The purpose of this study was to test the validity and reliability of the BodyMetrix™ BX2000 A-mode ultrasound for estimating %BF in athletes by comparing it to skinfolds and the BOD POD. First, both the ultrasound and skinfolds had very high test-retest reliability which means both technicians were consistent with themselves. Aandstad and colleagues [13] recently reported test-retest ICCs ranging from 0.88 to 0.98 for %BF estimated from a variety of skinfold equations in a sample of military personnel. Despite high ICCs, they noted that six out of seven skinfold site measurements were significantly higher on the retest and that the limits of agreement were slightly wider for the skinfold method than BIA. For the BX2000 ultrasound, Smith-Ryan, et al. [14] reported an ICC of 0.98 and MD of 4.3% BF for a seven-site measurement, and Loenneke et al. [15] reported an ICC of 0.94 with an MD of 5.8% BF using the same three measurement sites performed in the present study. In contrast, the MDs for both technicians in the present study were < 2% BF for both the skinfold and ultrasound methods. Some potential reasons for superior test-retest reliability values for our study could be a leaner sample and a shorter time period between the first and second measurement. Our study sample consisted of relatively lean athletes, but Smith-Ryan et al. [14] measured overweight and obese adults. Both Loenneke et al. [15] and Smith-Ryan et al. [14] took their retest measurements on a different day (day-to-day reliability), whereas our repeat measurement was taken during the same session. Furthermore, we marked our measurement locations, which likely improved the reliability [6].

To the best of our knowledge, this is the first study to examine the inter-rater reliability of this A-mode ultrasound device for estimating %BF. The inter-rater ICCs were very large for both the skinfold and ultrasound methods; however, the 95% CI was very large for skinfolds and very narrow for ultrasound. This indicates that for the skinfold method the technicians were consistently inconsistent with technician 1 consistently recording lower skinfold measurements then technician 2. Previous researchers have also commented on the difficulty of obtaining high inter-rater reliability using the skinfold method [16,17]. Kispert and Merrifield [16] examined the inter-rater reliability of skinfolds by comparing the results of eight different raters who each measured three anatomical sites on 20 subjects. They concluded that the inter-rater reliability using the skinfold technique was insufficient for tracking body fat measurements. In the present study, the post-hoc analysis from the ANOVA confirmed a significant technician difference for skinfolds but no difference for the ultrasound measurements. On average, the two technicians’ skinfold measurements differed by about 1.9% BF on the male athletes and 3.3% BF on the female athletes (Table 4). In contrast, they differed by only about 0.2% BF when using the ultrasound method, regardless of sex being tested (Table 4).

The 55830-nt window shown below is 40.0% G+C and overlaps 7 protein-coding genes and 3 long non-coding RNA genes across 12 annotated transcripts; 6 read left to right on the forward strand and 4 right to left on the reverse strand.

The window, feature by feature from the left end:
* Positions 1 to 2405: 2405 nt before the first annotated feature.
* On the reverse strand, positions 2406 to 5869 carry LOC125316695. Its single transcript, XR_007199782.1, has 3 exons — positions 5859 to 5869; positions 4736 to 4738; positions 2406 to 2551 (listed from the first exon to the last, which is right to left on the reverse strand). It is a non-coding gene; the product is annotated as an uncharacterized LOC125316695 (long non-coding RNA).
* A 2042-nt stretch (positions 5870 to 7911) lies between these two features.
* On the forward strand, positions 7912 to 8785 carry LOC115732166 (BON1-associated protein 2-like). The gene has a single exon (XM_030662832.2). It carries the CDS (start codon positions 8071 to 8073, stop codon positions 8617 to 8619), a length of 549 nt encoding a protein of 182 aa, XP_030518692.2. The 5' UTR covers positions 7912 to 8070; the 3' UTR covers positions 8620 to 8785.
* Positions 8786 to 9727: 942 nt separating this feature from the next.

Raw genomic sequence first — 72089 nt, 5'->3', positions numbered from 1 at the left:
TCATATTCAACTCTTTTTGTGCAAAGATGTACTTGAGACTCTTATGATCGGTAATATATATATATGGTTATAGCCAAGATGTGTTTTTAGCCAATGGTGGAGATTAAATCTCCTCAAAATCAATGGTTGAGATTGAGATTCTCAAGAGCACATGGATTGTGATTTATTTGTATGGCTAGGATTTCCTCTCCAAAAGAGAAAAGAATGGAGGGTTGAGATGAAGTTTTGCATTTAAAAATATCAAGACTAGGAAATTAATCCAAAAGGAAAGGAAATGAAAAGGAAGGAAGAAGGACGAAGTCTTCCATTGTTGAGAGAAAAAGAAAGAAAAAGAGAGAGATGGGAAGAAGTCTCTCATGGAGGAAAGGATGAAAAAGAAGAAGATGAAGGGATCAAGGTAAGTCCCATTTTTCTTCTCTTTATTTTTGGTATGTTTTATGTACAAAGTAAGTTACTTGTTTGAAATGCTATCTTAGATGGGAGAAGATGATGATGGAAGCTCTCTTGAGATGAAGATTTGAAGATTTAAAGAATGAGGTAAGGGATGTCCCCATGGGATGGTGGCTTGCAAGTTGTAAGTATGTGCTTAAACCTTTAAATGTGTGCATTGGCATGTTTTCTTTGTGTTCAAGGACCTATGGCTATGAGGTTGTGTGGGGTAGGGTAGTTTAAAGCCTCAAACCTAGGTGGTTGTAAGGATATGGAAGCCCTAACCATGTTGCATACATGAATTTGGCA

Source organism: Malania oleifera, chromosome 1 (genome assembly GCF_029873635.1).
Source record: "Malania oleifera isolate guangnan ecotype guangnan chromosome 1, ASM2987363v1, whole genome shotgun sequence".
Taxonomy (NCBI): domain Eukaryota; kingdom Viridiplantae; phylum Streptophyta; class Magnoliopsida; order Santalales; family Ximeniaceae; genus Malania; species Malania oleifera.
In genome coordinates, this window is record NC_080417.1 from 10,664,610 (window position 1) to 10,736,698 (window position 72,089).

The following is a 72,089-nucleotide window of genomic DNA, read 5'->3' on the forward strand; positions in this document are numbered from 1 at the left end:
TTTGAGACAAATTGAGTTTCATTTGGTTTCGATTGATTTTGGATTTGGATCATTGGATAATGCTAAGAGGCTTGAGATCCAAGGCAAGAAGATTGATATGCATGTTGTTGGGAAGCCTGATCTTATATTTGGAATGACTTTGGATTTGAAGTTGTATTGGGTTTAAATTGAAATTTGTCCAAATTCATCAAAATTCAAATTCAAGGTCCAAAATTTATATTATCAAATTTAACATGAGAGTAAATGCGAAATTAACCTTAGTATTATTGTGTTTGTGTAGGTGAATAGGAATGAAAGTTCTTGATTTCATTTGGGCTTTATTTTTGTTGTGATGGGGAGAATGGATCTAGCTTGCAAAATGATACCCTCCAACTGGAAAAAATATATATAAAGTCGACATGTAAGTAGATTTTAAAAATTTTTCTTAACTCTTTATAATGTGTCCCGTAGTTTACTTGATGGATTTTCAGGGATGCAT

We also considered the relationship between skinfold and ultrasound at the individual measurement sites (Table 2). Ulbricht, et al. [18] pointed out that the values for skinfold were greater than the values for ultrasound at any given site in their sample of military personnel. We also found this to be the case (Table 3). This is to be expected because a skinfold involves a double layer of skin along with the compressed fold of subcutaneous fat [6], whereas the ultrasound method is directly measuring the subcutaneous fat thickness [3]. Despite the difference in absolute value, it is logical to assume a high correlation between methods because they are both measuring subcutaneous fat. Surprisingly, Ulbricht et al. [18] reported weak, non-significant correlations between skinfold and ultrasound for about half of the nine sites that they measured. In contrast, correlation coefficients were > 0.70 at nearly every site for both sexes as measured by both technicians in the present study (Table 2). We cannot explain the low correlations reported by Ulbricht et al. [18]; however, the fact that the anatomical locations remained marked between the skinfold and ultrasound measurements likely contributed to our high correlations.

Regarding validity, there was a significant difference in the %BF estimates from the three methods such that the mean %BF from the BOD POD was about 3% lower than the mean %BF from the ultrasound, with the skinfold estimate of technician 1 matching closely to the BOD POD and the skinfold estimate of technician 2 matching closely to the ultrasound (Table 4). Assuming that the BOD POD is a valid criterion measure, the SEE of ultrasound was near the excellent category but the TE was only fair according to the subjective evaluative ratings reported by Lohman [19]. Upon closer inspection, sex was an important covariate. When only males were considered in the analysis, all differences to the BOD POD became non-significant, and both the skinfold and ultrasound methods were within ± 1.5% BF of the BOD POD. Additionally, the TE was reduced to 2.8% BF, a very good rating [19]. However, the BOD POD produced significantly lower %BF values than either the skinfolds or the ultrasound for females, and these were large mean differences ranging from 3.0% BF to 5.1% BF. Furthermore, the TE grew to 5.5% BF for the female only sample. In summary, There was good agreement between all three methods for the male athletes, but both the skinfold and ultrasound methods produced substantially higher %BF estimations than the BOD POD for female athletes.